Wednesday, October 26, 2016

Boswell's Books:
Four Generations of Collecting and Collectors
by Terry Seymour
and commented upon by Jerry Morris

Samuel Johnson once instructed James Boswell (1740-1795) to surround himself with books.  And at Auchinleck, James Boswell surrounded himself with books acquired by his grandfather James Boswell (1672-1749), by his father Lord Auchinleck (1706-1782), and by books that he himself acquired.  And after his death, his sons Sir Alexander Boswell (Sandy) (1755-1822) and James Boswell the Younger (Jamie)(1778-1822) added a few thousand more books to the Auchinleck Library.  And now, with Boswell's Books, Terry Seymour provides an extensive book-by-book reconstruction of the Boswell Library.

Yes, that's Samuel Johnson raising a folio above his head in the cover photo above.  But that's not the bookseller Thomas Osborne who is about to be bashed.  It is Lord Auchinleck.  And that is James Boswell himself cringing in the background.  The etching, "The Contest at Auchinleck," and part of Rowlandson's 1786 Picturesque Beauties of Boswell, offers a contemporary view of the Auchinleck Library.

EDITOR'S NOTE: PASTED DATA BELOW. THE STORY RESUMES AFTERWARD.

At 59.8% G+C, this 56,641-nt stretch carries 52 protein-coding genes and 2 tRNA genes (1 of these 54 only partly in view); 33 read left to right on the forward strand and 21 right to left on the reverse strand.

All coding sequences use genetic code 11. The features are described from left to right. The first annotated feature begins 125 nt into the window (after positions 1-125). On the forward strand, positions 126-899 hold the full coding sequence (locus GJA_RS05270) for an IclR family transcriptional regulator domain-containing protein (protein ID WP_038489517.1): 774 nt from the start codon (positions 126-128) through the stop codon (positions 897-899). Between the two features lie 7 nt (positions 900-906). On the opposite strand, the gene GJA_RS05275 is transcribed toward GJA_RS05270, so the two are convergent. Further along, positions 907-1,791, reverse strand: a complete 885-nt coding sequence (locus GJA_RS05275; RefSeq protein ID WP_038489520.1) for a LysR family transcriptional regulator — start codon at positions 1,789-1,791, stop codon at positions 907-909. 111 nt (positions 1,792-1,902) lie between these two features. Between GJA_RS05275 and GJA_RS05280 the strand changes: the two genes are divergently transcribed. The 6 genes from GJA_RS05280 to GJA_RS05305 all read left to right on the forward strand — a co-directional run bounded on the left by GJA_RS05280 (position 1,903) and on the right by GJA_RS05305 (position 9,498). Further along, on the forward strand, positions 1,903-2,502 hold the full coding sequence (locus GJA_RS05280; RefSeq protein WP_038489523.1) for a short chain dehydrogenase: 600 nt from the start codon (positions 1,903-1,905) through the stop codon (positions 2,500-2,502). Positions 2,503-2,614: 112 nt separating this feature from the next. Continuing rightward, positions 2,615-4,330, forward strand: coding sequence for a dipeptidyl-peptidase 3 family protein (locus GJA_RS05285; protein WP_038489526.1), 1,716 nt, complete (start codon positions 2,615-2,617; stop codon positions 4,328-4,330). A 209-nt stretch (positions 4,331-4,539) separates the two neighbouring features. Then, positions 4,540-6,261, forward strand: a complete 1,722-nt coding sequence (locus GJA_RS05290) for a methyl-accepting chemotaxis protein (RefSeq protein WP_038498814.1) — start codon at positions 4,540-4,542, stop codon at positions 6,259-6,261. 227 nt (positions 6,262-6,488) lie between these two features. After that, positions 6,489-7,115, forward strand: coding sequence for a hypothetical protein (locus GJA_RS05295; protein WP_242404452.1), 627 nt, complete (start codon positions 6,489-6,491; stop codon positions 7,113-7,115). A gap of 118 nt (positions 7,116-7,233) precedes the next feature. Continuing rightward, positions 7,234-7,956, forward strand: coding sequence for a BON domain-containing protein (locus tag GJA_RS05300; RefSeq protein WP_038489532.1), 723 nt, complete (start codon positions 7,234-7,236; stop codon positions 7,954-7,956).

I am well acquainted with the books in the Auchinleck Library.  While Terry Seymour was researching, cataloguing, and gathering information for his book, I was leading a parallel cataloguing project on the social media website, Library Thing: the online cataloguing of the library of James Boswell.   And Terry Seymour was one of our Auchinleck Advisers.

James Caudle, the Associate Editor of the Yale Editions of the Private Papers of James Boswell, was Terry Seymour's primary adviser for his book.  In fact, he is the author of the preface of Terry Seymour's book.  And he was the primary adviser and chief supplier of catalogues for the Boswell Cataloguing Team on Library Thing.

The Boswell Cataloguing Team began cataloging the Boswell Library in October 2008.  And we completed our cataloguing in August 2012. But in June 2013,  thanks to an article by Terry Seymour in the March 2013 issue of the Johnsonian News Letter, "An Appendix to Boswell's Books," I was recataloguing the 1810 Catalogue of Greek & Latin Classics in the Auchinleck Library; I was adding eleven items  I had somehow missed two years earlier.